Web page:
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Horse Locking Stifle: An Emergency Situation Needs Immediate Surgery

This sudden severe lameness can be confused with a broken leg or pus in the foot. It is appropriately known as ‘upward fixation of the patella’ or horse locking stifle. The horse with upward patellar fixation or locking stifle is unsound for riding or work. If your horse has the situation, it may be unsafe to ride and require immediate surgery.  

Occurrence of Horse Locking Stifle


The condition mainly occurs in the following groups of horses: 

  • Young, immature animals that are not in regular work.
  • Horses have been taken out of training and confined to a stable, often as a result of illness or injury.
  • Some horse breeds, small ponies such as Shetlands.

Occurrence of Horse Locking Stifle

Causes of Upward Patellar Fixation in Horse


The exact cause of the locked stifle joints is unknown, and the condition is most commonly occurs in foals, ponies, and horses which are not in regular work. Young and growing horses may develop locking stifle due to the fast growth of spurts during bone and muscle development. A small spurt may also change the joint angles of the horse that cause malfunctioning of that joint.

Location of Patellar Joint Locking

Symptoms of Horse Locking Stifle


The most common clinical signs of fixation of upward patellar bone are: 

  • A sudden severe lameness, never during exercise, but during box rest or at the start of the movement. It is usually seen as the horse walks out of his stable.
  • The affected back leg will point backward and appear unable to bend fully.
  • The animal may hop forwards, dragging the toe along the ground with a slightly bent fetlock.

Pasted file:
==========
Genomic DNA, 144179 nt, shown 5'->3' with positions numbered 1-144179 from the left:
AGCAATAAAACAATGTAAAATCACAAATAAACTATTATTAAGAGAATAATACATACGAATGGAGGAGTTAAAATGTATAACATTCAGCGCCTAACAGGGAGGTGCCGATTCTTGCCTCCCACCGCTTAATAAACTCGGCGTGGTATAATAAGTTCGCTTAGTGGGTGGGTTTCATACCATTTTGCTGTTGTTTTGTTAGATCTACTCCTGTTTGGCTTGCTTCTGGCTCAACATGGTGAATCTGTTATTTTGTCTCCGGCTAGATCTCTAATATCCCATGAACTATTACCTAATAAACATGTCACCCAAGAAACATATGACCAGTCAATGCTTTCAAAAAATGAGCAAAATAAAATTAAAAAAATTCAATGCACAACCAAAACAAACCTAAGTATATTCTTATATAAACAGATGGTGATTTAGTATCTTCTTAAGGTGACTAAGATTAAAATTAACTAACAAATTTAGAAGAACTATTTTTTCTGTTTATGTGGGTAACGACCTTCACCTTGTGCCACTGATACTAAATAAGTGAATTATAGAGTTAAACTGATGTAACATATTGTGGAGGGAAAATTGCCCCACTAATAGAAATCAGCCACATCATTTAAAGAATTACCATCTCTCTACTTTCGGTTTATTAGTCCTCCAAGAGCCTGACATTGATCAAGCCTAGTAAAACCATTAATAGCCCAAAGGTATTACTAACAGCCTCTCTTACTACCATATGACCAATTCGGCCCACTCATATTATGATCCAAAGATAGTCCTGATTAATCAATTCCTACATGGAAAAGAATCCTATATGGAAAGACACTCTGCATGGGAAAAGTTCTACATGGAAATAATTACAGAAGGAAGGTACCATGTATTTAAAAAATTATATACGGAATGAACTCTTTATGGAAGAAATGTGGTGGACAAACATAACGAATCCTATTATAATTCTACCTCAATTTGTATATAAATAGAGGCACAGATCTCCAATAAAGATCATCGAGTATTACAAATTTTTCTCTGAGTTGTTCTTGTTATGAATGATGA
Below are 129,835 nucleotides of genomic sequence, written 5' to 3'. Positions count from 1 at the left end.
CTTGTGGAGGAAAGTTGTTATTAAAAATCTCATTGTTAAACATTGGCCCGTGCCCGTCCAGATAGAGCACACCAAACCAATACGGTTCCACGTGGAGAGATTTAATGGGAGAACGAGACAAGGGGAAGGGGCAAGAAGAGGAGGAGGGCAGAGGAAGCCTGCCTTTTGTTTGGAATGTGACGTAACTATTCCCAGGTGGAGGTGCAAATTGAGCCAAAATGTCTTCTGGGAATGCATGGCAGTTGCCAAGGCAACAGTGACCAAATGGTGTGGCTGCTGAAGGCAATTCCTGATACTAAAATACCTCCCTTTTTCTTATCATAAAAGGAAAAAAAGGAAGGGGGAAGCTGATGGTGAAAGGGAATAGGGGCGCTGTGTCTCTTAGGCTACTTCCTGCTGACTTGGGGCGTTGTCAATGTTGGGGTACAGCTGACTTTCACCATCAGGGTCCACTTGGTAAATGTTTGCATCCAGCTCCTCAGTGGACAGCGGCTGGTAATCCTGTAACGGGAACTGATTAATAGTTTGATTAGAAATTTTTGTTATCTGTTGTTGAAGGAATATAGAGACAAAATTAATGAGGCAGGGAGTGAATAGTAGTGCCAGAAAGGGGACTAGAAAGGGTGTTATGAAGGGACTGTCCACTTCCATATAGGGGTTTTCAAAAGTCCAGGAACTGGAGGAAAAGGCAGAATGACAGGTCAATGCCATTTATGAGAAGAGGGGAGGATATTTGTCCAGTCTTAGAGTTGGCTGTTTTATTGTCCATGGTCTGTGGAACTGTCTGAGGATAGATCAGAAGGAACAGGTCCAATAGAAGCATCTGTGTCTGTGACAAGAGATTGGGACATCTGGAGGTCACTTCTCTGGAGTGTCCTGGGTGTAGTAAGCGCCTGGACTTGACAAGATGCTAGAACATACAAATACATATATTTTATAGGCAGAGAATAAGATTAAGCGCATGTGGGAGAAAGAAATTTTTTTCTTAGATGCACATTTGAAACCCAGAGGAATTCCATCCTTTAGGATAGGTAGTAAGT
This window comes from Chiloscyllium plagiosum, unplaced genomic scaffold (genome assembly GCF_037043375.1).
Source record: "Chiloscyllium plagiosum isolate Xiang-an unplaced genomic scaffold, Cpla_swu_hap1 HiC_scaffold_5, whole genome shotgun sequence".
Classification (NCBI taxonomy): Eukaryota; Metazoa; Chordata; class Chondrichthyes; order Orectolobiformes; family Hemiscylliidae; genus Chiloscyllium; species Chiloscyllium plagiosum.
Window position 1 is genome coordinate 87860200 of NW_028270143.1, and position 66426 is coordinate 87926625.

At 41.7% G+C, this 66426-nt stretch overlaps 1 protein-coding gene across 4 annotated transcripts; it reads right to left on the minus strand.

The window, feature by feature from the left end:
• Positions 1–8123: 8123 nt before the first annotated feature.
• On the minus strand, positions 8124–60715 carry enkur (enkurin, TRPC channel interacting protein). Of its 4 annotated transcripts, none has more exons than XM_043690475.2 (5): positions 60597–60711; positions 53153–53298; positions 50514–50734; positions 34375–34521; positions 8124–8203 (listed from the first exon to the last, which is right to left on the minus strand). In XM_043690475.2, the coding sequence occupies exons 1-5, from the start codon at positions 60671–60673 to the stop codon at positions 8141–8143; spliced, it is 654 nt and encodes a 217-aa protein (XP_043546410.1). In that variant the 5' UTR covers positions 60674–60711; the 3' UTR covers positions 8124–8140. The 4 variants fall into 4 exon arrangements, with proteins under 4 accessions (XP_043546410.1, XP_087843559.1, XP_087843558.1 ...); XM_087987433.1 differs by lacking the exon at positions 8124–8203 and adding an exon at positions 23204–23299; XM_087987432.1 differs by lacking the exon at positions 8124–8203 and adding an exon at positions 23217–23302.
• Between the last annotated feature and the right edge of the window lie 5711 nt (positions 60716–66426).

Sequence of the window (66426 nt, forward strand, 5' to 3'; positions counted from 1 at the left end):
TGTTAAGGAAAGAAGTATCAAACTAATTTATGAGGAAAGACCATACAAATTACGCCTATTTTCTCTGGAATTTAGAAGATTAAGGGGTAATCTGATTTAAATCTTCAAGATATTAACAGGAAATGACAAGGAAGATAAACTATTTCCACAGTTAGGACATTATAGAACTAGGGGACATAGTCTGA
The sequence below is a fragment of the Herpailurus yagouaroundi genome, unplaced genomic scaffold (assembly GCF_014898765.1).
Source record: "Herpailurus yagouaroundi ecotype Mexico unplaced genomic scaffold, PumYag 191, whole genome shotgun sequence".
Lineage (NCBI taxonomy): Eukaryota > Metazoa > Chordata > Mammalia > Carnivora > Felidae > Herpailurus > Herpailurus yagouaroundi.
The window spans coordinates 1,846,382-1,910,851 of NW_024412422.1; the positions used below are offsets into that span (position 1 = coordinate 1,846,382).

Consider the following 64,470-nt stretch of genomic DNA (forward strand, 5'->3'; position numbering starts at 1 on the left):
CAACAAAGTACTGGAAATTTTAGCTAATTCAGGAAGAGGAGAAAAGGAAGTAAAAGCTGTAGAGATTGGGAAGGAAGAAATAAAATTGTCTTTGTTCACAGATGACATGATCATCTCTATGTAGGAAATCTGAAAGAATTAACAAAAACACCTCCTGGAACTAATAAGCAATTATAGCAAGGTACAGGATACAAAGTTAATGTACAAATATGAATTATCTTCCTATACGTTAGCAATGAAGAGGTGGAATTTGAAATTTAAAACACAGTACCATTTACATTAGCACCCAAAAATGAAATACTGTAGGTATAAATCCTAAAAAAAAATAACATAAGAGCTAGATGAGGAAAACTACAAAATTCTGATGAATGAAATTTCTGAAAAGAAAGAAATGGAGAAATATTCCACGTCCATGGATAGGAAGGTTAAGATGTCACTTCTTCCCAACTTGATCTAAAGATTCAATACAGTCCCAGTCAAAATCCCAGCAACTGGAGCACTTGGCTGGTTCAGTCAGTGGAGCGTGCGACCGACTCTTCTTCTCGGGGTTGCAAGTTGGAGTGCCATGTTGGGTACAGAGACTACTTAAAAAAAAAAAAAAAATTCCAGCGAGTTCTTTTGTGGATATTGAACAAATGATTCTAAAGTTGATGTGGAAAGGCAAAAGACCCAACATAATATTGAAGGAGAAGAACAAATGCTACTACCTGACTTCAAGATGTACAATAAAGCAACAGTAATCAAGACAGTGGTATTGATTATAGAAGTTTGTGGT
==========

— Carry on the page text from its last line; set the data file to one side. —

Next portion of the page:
• It may click back to normal after a few strides, or it may persist for longer.
  • Mostly it is intermittent, with affected horses moving relatively usually, and then occasionally, the stifle will get caught up for a few strides.
  • The equine mechanism for sleeping standing up involves the patella or kneecap catching over the end of the thigh bone.
  • Usually, a horse can unlock or free its patella, but occasionally it catches: hence the name.
  • The leg may appear stuck at an odd angle, hence the confusion with a fracture.

Signs of Horse Locking Stifle

First Aid Management Fixation of Upward Patella


You check that the leg is stuck backward rather than hanging at an odd angle. The horse or pony is unlikely to be distressed, whereas a fracture is painful. Frequently the patella will free itself after a few strides, and it is often possible to make it unlock by:

  • Making the horse move forwards suddenly.
  • Making them back.
  • Manipulating the stifle.

Immature, unfit, or poorly muscled animals will frequently grow out of this irregularity as they become older and more robust; most are improved by increasing fitness, regular exercise, and reasonable care. If it keeps happening, you consult your veterinarian for surgery as early as possible.

Upward Patellar Fixation in Equine

Final Advice on Horse Locking Siffle


Horse locking stifle is an emergency condition that makes the horse unsound suddenly. It is most important to discuss special shoes with your veterinarian and farrier. Individuals vary, but often it helps if the farrier can slightly raise the heels, shorten the toes, and lower the medial wall a fraction more than the lateral one.

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